The above extract denotes a genuine affection between Jen and Becky. As Jen stated she respected her and had built up a strong relationship based on mutuality of affection. Jen spent around 4 years in this her final placement and she judged this long-term relationship as of huge importance to her personal development. In Extract 5 Jen highlights the chronic nature of the placement and reflects upon how this allowed for her to grow and take on a role which is seen here as being more than a resident.
Extract 5.
“I was in the place a long time, and I did have good friends and sort of, the staff knew my friends mums and dads and stuff like that. That makes a difference…I used to have the key to the house…”

This undoubtedly supports the need for a reduction in placement moves, whilst also supporting a point made by Martin and Jackson (2002) regarding the importance and possible merit for, long term “guardian angels”, referred to here as being similar to role models in this context (Martin & Jackson, 2002: p.121). Perhaps the care system should seek to involve more individuals who have themselves grown up, or at least spent sometime in the care system and have flourished despite their difficult early start in life, those who ‘survived and thrived’. Psychological literature would seem to support this suggestion, with research highlighting that people tend to respond better to others with whom they identify (Kelmans, 1958; 2006). The potential influence of this point seems to be something that Jen herself is fairly familiar with. In the extract below Jen’s approach seems to be to utilise her own care history as a strategy that she can be employ within her professional life when working with hard to reach adolescents.

Extract 6:
“I think it influenced the teenagers more….it’s a good thing in a way and it does sort of influence…and set them thinking.. it’s nice to put ideas in their heads, and get ‘em to look a bit further..”

Jen’s ability to be open and effectively use her past experiences to influence the young people under her care are highly commendable, yet also demonstrating a confidence in herself as a professional. This ability to think and act as a well informed staff member was seen to be unlikely to be gleamed solely from the seemingly ineffective Level Three National Vocational Qualification currently sought after (Whittaker, Archer & Hicks, 1998; Petrie & Simon, 2006). Jen’s ability to influence the young people she works with is not a trait specific to an individual with her previous care experience, but was adjudged in part to her commendable commitment to her profession.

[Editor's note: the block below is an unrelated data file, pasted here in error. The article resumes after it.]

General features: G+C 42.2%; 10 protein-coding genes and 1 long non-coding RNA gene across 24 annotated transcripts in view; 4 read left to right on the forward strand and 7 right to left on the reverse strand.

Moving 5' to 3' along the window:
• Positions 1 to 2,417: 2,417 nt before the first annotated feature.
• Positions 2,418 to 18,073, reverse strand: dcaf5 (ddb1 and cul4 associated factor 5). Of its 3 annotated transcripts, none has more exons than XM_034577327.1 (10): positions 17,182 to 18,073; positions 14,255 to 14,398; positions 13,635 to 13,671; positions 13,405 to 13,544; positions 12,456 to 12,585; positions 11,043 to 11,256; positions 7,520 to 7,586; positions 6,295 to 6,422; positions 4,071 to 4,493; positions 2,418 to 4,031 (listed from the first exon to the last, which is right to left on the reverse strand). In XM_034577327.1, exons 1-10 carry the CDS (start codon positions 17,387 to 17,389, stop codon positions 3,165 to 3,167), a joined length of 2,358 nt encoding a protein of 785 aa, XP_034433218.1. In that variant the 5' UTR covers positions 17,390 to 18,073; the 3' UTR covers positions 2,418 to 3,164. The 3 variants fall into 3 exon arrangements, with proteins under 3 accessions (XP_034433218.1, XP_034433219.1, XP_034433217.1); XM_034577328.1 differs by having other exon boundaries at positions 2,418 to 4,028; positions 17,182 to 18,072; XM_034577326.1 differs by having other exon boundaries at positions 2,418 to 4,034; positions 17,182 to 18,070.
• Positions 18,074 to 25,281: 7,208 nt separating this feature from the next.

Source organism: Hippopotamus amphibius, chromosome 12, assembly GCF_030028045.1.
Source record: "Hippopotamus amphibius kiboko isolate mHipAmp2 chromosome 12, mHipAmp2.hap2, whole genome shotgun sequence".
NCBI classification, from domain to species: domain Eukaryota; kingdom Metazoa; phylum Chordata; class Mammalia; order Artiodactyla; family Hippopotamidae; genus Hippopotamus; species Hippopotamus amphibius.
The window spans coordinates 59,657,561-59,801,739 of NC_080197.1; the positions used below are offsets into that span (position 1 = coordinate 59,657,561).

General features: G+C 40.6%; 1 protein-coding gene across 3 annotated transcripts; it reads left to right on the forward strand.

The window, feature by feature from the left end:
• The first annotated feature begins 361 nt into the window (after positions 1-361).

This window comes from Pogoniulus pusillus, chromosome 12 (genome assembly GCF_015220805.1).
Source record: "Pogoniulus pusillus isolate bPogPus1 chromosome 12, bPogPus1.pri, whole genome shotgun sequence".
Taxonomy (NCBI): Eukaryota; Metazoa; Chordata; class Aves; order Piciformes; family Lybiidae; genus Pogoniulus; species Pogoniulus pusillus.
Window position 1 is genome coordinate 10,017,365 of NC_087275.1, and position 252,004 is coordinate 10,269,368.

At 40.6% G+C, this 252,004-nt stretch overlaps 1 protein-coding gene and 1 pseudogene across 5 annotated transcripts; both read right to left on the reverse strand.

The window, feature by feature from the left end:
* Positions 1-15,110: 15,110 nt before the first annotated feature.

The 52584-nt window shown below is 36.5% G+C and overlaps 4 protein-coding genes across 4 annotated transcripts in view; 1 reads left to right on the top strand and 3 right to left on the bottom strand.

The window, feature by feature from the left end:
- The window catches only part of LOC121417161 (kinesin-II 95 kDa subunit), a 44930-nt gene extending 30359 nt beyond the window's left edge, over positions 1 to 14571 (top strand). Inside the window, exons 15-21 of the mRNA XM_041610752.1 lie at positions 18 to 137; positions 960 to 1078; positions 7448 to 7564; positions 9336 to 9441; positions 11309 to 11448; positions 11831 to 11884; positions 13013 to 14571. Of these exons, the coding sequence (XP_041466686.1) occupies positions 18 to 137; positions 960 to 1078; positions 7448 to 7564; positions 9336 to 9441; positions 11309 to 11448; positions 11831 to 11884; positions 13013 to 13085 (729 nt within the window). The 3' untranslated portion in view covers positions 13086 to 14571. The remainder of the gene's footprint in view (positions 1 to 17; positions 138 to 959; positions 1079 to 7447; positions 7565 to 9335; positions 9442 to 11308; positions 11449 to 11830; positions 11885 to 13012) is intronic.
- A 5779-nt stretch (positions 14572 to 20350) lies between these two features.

This long-term commitment appears to be somewhat of a rarity within English residential care homes and their staff teams. Low pre-employment training, comparatively low wages and the highly demanding nature of the role leads to many workers to see their job, not as an actual career path and fundamentally as not: “… being conducive to long term employment” (Moses, 2000b: p.113). I write these words not as a criticism of those workers but as an observation. In comparison to their counterparts in Denmark and Germany, who go through courses ranging from three to four-year (Petrie & Simon, 2006), residential workers within England seem to learn have to ‘on the job’, adding to the short-term nature of the role. Working within an English residential care home can be more physically and psychological demanding in comparison to those in Denmark and Germany, due to English residents exhibiting severe behaviours more frequently (Petrie & Simon, 2006). As such there needs to be an emphasis on attracting people to this role as a specific career path. Ultimately, the high staff turnover rate witnessed in English residential care homes usually leads to the continuity of care of the young person being disrupted, meaning that since the affinity and subsequent trust between the young person and member of staff is lost, the young person’s behaviour are likely to worsen as a consequence of another rejection (Moses, 2000a).



In line with the conclusions of Petrie and Simon (2006) this article suggests that the demands of the role, require residential staff in the longer term to have more professional confidence and competence to provide an additional personal and holistic service to young people. Furthermore, that this necessitates the need for academic and vocational courses to be created on par with the qualification levels currently witnessed in Danish and German workers, to cater for this training deficit. Clearly there is much scope for sharing good practice with colleagues from Germany and Denmark, especially in terms of the types of educational courses workers undertake prior to their employment. Finally this article would also like to highlight the usefulness of the perspective of individuals with experiences such as Jen’s, there voice and expertise should to be heard, and more importantly listened to.